Featured Research

from universities, journals, and other organizations

'Envy-free' algorithm developed for settling disputes from divorce to inheritance

Date:
February 3, 2014
Source:
New York University
Summary:
Whether it’s season tickets to Green Bay Packers’ games or silver place settings, divorce and inheritance have bred protracted disputes over the assignment of belongings. But, now, a trio of researchers has found a method for resolving such conflicts in an envy-free way.

Whether it's season tickets to Green Bay Packers' games or silver place settings, divorce and inheritance have bred protracted disputes over the assignment of belongings. But, now, a trio of researchers has found a method for resolving such conflicts in an envy-free way.

The paper, authored by New York University's Steven Brams, Wilfrid Laurier University's D. Marc Kilgour, and the University of Graz's Christian Klamler and published this month in Notices of the American Mathematical Society, outlines a pair of algorithms that are based on the self-identified priorities of the parties.

"The problem of fairly dividing a divisible good, such as cake or land, between two people probably goes back to the dawn of civilization," write the authors.

They point out that dividing indivisible goods, like the marital property in a divorce, is harder, adding, "Unlike more demanding fair-division algorithms, which ask players to give more detailed information or make more difficult comparisons, our algorithms are easy to apply and, therefore, eminently practicable."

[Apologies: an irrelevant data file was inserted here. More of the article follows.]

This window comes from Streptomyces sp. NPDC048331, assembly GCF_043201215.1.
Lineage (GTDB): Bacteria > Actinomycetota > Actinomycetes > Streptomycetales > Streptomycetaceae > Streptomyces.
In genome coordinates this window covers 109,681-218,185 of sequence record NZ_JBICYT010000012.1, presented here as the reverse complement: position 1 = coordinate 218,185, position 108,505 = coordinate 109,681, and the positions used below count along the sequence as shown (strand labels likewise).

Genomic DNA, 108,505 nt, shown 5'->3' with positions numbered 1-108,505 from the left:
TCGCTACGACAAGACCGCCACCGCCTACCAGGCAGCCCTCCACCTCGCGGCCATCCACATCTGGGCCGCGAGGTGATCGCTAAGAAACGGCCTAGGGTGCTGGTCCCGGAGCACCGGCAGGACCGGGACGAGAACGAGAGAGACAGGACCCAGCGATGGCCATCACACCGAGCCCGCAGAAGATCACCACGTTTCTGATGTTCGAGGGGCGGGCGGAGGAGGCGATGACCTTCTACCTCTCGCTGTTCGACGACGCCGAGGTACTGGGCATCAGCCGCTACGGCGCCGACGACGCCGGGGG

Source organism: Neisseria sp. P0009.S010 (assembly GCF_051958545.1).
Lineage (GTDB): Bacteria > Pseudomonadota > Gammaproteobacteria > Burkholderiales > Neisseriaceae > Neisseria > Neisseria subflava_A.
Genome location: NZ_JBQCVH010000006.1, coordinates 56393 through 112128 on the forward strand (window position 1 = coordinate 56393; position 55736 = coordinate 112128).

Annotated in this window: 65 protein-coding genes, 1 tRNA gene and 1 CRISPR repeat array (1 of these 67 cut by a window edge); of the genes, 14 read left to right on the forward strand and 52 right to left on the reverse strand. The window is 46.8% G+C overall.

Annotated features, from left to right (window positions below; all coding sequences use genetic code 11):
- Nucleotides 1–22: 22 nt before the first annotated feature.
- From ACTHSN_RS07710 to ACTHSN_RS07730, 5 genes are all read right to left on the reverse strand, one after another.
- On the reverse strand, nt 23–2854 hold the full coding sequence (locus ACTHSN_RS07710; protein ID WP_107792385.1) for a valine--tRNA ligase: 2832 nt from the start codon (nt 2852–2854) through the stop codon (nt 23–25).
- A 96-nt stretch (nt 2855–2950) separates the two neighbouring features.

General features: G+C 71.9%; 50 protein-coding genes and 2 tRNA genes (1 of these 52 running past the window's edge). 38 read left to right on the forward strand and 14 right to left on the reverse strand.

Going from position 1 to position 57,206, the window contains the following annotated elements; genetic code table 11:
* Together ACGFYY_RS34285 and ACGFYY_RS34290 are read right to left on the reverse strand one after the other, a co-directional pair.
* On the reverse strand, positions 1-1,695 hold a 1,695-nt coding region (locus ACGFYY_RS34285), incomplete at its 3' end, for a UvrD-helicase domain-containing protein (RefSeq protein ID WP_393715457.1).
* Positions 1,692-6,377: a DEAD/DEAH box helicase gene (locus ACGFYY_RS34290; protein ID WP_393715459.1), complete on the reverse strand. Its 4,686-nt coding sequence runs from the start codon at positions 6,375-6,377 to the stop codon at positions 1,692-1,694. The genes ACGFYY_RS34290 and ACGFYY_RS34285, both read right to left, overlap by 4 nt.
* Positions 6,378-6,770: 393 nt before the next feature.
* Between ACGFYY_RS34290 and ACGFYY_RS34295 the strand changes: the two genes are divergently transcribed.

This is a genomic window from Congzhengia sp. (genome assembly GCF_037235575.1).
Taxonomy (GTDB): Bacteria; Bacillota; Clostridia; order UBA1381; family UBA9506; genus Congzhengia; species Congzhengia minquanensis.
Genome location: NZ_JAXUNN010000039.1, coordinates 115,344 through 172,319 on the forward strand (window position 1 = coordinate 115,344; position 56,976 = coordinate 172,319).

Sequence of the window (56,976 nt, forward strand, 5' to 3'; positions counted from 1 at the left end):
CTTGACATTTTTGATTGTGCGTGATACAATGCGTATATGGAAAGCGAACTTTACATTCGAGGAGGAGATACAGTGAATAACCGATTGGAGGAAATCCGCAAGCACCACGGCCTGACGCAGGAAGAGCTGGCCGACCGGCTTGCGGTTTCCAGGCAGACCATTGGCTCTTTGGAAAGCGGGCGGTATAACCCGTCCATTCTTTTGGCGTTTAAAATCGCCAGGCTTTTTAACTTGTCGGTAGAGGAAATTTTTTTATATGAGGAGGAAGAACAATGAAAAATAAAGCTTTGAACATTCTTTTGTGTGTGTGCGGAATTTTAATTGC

Their work is based on principles of fairness. In the first algorithm, the two players make simultaneous or independent choices in sequence, starting with their most-preferred items and progressively descending to less-preferred items that have not already been allocated. In the second, the players submit their complete preference rankings in advance to a referee or arbitrator.

This algorithm is "envy free" because each party prefers each of its items to a corresponding item of the other party. A potential conflict arises, of course, when the two parties desire the same item at the same time. For example, assume players A and B rank four items, going from left to right, as follows:

A: 1 2 3 4 B: 2 3 4 1

Now, if we give A item 1 and B item 2 (their most preferred), the next unallocated item on both their lists is item 3. Who should get it? The algorithm gives it to A and gives item 4 to B, which is an envy-free allocation because each player prefers its items to the other player's:

A prefers item 1 to 2 and item 3 to 4 B prefers item 2 to 3 and item 4 to 1

Not only does each party prefer its pair of items to the other's, but there is no alternative allocation that both parties would prefer, which makes it efficient. Although such an efficient, envy-free allocation is not always possible, the algorithm finds one that comes as close to this ideal as can be achieved.


Story Source:

The above story is based on materials provided by New York University. Note: Materials may be edited for content and length.


Journal Reference:

  1. Steven J. Brams, D. Marc Kilgour, Christian Klamler. Two-Person Fair Division of Indivisible Items: An Efficient, Envy-Free Algorithm. Notices of the American Mathematical Society, 2014; 61 (02): 130 DOI: 10.1090/noti1075